Great Hudson River views from the Mills Mansion and Norrie Point trails

Like most of the east-bank Hudson estates, these lands were once the playground of the Livingston family. (photo by Will Dendis)

The opulent interiors of the Gilded Age mansions that line the Hudson’s eastern shore are often eclipsed by the beauty of their surroundings, laid out by the likes of Calvert Vaux expressly for the purpose of revealing surprising new vistas around every bend.

Among the better-known grand homes in the Estates District Scenic Area of Statewide Significance, a 27-mile stretch of the Hudson River’s eastern shorelands from Germantown to south of the FDR sites in Hyde Park, is Staatsburgh, a Beaux Arts palace also known as the Mills Mansion. It’s the primary destination point in the Ogden Mills and Ruth Livingston Mills Memorial State Park. Adjacent to the Mills parklands is Margaret Lewis Norrie State Park; together they comprise about 1,000 acres (including Esopus Island, where notorious archmage Aleister Crowley once took a meditation vacation []).


Like most of the east-bank Hudson estates, these lands were once the playground of the Livingston family, some of whose descendants intermarried with the Astors. But as personal fortunes tanked during the Great Depression, some of the properties were donated to New York State to avoid tax debt. The 323 acres that became the core of the park became public property in 1934, at which point FDR sent in the Civilian Conservation Corps to build a camping area and a restaurant called the Point Inn, which served diners from 1937 to the 1960s. In 1938 the park expanded with the addition of 190 acres of land and the Mills Mansion, a gift of Gladys Phipps.

A popular marina called the Norrie Boat Basin opened in 1952, its 145 slips serving mainly powerboats until the relatively recent construction of a canoe/kayak launch, from which Atlantic Kayak Tours now leads expeditions to Tivoli Bays and Esopus Island. From 1952 to 1961 the park was further enlarged with the addition of 125 acres, including a private nine-hole golf course donated by Helen Huntington Hull and enough land to expand to it 18 holes. The Dinsmore Golf Course is considered the third-oldest golf course in the US. Its clubhouse includes a restaurant called Eagles’ Nest II.

The Land Acquisition Bond Act allowed the park to absorb another 265 acres of land, including the Lewis Gordon Norrie Playground, which was built on the ruins of an old icehouse and named for a local 19-year-old killed in an automobile accident in 1924. The former residence of Lydig Manson Hoyt, The Point, was added in 1963. Better-known locally as Hoyt House, the Vaux-designed Gothic Revival mansion is still awaiting restoration.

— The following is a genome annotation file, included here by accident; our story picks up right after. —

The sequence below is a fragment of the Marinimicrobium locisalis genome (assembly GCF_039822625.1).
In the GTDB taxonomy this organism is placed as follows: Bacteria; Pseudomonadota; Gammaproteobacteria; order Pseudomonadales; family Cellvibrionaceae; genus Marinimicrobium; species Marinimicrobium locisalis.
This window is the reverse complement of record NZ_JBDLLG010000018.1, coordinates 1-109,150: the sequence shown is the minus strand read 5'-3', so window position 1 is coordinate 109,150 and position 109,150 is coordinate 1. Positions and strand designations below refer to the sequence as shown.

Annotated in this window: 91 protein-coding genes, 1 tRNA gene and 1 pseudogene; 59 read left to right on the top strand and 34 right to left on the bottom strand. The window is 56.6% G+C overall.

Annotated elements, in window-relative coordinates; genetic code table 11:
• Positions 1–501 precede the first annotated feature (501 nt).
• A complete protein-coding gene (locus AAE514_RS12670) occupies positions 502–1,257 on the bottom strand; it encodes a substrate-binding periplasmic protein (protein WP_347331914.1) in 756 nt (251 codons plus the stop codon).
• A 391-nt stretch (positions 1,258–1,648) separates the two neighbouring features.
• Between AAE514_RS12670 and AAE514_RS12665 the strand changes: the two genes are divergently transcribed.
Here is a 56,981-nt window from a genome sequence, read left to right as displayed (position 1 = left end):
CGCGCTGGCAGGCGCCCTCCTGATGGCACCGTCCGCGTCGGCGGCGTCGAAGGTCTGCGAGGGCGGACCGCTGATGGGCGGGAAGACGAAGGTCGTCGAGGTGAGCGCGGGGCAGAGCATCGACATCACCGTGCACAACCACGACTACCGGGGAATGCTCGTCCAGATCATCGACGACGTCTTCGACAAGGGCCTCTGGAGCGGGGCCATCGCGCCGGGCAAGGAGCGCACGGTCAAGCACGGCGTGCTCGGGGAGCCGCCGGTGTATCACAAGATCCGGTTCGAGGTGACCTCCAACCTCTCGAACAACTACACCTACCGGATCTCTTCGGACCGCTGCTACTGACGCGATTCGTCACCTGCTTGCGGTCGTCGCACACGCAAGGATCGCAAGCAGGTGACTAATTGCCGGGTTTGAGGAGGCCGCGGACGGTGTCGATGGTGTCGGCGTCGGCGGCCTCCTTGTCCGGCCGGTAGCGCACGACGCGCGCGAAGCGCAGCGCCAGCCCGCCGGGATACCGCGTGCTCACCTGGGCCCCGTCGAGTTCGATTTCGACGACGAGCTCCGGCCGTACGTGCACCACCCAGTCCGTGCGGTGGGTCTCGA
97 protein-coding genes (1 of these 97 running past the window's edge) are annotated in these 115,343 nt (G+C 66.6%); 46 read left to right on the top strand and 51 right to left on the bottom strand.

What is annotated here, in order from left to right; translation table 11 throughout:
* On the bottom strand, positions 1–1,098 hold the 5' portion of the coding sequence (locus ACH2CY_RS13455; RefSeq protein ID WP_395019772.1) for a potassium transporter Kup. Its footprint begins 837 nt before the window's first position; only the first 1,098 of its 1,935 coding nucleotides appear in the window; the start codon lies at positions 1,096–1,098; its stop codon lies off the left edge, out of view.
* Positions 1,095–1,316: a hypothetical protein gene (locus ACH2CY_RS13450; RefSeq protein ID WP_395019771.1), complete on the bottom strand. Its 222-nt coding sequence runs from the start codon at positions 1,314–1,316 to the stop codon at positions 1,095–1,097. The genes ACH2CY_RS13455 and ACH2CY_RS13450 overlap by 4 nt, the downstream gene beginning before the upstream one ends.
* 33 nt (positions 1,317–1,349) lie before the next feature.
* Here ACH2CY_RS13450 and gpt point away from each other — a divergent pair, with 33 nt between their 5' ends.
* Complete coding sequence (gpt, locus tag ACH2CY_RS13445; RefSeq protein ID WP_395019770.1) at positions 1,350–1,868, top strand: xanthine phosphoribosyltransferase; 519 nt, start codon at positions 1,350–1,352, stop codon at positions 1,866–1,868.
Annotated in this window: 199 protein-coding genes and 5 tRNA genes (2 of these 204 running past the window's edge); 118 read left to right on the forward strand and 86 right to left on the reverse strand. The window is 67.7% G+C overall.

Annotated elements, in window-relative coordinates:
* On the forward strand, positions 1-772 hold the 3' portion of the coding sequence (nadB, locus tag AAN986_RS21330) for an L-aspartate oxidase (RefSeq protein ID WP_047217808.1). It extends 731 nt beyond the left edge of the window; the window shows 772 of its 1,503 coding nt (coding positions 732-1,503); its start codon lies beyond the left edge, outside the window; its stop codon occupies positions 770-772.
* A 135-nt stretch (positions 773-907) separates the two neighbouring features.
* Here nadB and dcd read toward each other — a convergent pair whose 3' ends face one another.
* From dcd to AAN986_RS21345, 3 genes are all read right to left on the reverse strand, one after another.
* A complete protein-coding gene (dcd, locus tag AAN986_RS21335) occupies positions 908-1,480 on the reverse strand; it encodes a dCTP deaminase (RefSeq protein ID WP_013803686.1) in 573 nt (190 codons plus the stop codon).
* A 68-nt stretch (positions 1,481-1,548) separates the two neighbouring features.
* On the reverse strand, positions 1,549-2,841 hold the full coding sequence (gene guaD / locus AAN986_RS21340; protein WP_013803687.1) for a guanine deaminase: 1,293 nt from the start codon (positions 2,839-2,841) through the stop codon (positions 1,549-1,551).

New York State acquired the former Staatsburg School property in 2003; it now serves as the Taconic Regional Offices of the Department of Environmental Conservation (DEC). Today, the former Point Inn is home to the DEC’s Norrie Point Environmental Center and headquarters for the Hudson River National Estuarine Research Reserve. It’s a popular site for Environmental Education field trips for local schools, and sporadically open for programs for the general public.

One of the unusual amenities of the Norrie part of the park complex is that it offers overnight use during camping season, from late April through October. There are 46 tent sites and ten cabins – half of them built by the CCC, the other half in the 1950s – available for rental at the campground. There’s also a pavilion near the playground, built in 1925, equipped with charcoal grills and suitable for family gatherings on a first-come, first-served basis, no rental fee required.

Combined, the parks boast a total of 11.6 miles of trails, suitable for hiking, mountain biking and horseback riding. (Cross-country skiers and snowshoers more typically use the golf course.) Walkers can make a great day’s outing by making a loop of about five miles combining the white-blazed River Trail (a designated Hudson River Valley Greenway Trail and part of the Hyde Park Trail System) with the blue trail, slightly farther inland and at a higher elevation. Both offer splendid views of the Hudson, and the River Trail features benches where you can contemplate the Esopus Meadows Lighthouse, Esopus Island and other scenic points of interest. These trails can be accessed from parking areas near the Staatsburgh mansion at their northern end and the environmental center at their southern end. There’s also a “bluebird trail” of some 55 nest boxes maintained by the Ralph T. Waterman Bird Club.

Oh, and in wintertime, the hill at Staatsburgh is a primo sledding location. For more information about Norrie Point, visit For a trail map, visit